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Smear ripened cheeses

Lookup NU author(s): Nagamani Bora, Emeritus Professor Alan Ward


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© Springer International Publishing Switzerland 2015. Cheeses are produced at local and industrial scales generating over 1,000 varieties of cheese in Europe. Most cheeses have a complex successional microbial flora through milk fermentation, curd maturation and storage, to cheese maturation. Microorganisms are introduced with raw materials, by deliberate inoculation and from the environment. Microorganisms are responsible for most of the changes which produce cheese, give it its organoleptic properties and contribute to its preservation, but they may include pathogens, of which Listeria monocytogenes is the most common. The activity of aminotransferase, enzymatic degradation of L-methionine and the subsequent formation of volatile sulphur compounds leads to the development of the typical flavour in smear cheese. The characteristic features of cheese evolve from complex interaction of the metabolic activities of the smear cheese flora. So it is essential to define and identify surface microflora to enable the selection of strains that generate the colour, aroma and organoleptic qualities of specific cheeses, and to screen for anti-listerial activity.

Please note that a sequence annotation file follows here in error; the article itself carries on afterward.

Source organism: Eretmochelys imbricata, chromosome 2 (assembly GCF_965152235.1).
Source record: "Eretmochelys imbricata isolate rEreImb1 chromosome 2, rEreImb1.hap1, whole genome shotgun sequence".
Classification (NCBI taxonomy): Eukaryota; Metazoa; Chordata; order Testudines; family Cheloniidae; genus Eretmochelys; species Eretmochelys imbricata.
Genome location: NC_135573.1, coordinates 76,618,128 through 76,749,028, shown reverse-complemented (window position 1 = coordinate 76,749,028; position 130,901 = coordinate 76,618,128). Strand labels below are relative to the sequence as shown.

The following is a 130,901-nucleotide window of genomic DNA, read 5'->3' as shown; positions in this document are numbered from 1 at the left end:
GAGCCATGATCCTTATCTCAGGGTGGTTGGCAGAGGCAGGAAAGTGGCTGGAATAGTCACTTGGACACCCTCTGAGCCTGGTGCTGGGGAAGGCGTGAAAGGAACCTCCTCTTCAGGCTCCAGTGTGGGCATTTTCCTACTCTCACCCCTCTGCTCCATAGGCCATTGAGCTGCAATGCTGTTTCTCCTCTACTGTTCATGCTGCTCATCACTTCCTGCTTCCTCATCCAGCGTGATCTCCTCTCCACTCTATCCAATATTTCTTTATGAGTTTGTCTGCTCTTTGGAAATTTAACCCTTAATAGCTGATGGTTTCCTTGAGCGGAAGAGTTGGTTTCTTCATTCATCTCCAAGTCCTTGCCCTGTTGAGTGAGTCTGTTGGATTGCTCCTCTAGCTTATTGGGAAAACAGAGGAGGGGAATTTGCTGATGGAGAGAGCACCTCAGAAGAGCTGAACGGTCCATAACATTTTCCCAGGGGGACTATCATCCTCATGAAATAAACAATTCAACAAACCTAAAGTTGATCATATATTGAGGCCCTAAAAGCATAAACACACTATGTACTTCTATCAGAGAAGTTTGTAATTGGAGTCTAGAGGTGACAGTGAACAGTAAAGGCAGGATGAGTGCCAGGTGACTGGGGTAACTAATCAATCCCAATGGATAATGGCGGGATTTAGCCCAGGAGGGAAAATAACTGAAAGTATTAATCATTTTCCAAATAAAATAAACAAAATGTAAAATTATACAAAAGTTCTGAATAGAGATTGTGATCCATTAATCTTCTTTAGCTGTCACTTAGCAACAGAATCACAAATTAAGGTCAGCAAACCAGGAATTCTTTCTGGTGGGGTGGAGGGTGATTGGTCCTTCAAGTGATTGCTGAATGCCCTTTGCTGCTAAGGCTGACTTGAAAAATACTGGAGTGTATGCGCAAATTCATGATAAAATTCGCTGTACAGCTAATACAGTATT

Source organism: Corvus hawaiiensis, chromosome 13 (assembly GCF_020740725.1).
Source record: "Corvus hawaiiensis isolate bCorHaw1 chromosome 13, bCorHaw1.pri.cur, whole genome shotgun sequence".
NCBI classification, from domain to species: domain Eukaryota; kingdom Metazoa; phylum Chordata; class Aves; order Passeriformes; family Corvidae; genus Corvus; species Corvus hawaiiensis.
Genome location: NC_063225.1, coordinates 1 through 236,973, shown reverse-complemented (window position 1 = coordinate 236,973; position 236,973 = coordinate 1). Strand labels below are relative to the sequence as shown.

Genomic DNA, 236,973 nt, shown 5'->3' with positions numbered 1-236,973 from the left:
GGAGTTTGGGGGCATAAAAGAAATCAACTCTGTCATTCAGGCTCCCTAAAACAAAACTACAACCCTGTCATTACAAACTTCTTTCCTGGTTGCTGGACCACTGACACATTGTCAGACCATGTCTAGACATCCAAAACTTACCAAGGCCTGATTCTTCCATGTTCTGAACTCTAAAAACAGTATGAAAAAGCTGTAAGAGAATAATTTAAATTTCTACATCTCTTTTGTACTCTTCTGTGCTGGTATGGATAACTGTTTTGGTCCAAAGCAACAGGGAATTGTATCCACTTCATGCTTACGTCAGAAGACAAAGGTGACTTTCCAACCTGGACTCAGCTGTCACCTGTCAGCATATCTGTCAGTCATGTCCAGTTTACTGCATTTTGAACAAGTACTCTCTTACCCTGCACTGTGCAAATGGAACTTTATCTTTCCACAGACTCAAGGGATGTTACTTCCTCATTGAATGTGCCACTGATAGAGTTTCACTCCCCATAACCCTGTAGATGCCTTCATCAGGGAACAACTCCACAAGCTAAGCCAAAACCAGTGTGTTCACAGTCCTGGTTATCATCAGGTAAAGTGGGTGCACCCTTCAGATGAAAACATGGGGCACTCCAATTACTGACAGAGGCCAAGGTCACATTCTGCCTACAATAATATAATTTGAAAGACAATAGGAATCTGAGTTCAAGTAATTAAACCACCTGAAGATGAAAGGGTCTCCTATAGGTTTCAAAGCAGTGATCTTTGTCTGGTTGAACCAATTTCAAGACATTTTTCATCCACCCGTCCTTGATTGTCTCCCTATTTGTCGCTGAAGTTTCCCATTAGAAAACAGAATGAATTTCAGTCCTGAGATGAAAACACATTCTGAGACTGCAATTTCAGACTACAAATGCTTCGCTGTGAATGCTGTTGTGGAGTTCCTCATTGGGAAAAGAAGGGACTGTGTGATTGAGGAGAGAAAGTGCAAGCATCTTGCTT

Publication metadata

Author(s): Desmasures N, Bora N, Ward AC

Editor(s): Bora N; Dodd C; Desmasures N

Publication type: Book Chapter

Publication status: Published

Book Title: Diversity, Dynamics and Functional Role of Actinomycetes on European Smear Ripened Cheeses

Year: 2015

Pages: 1-18

Print publication date: 14/11/2014

Online publication date: 30/09/2014

Acceptance date: 01/01/1900

Publisher: Springer International Publishing

Place Published: Cham


DOI: 10.1007/978-3-319-10464-5_1

Notes: 9783319104638 Hardback ISBN

Library holdings: Search Newcastle University Library for this item

ISBN: 9783319104645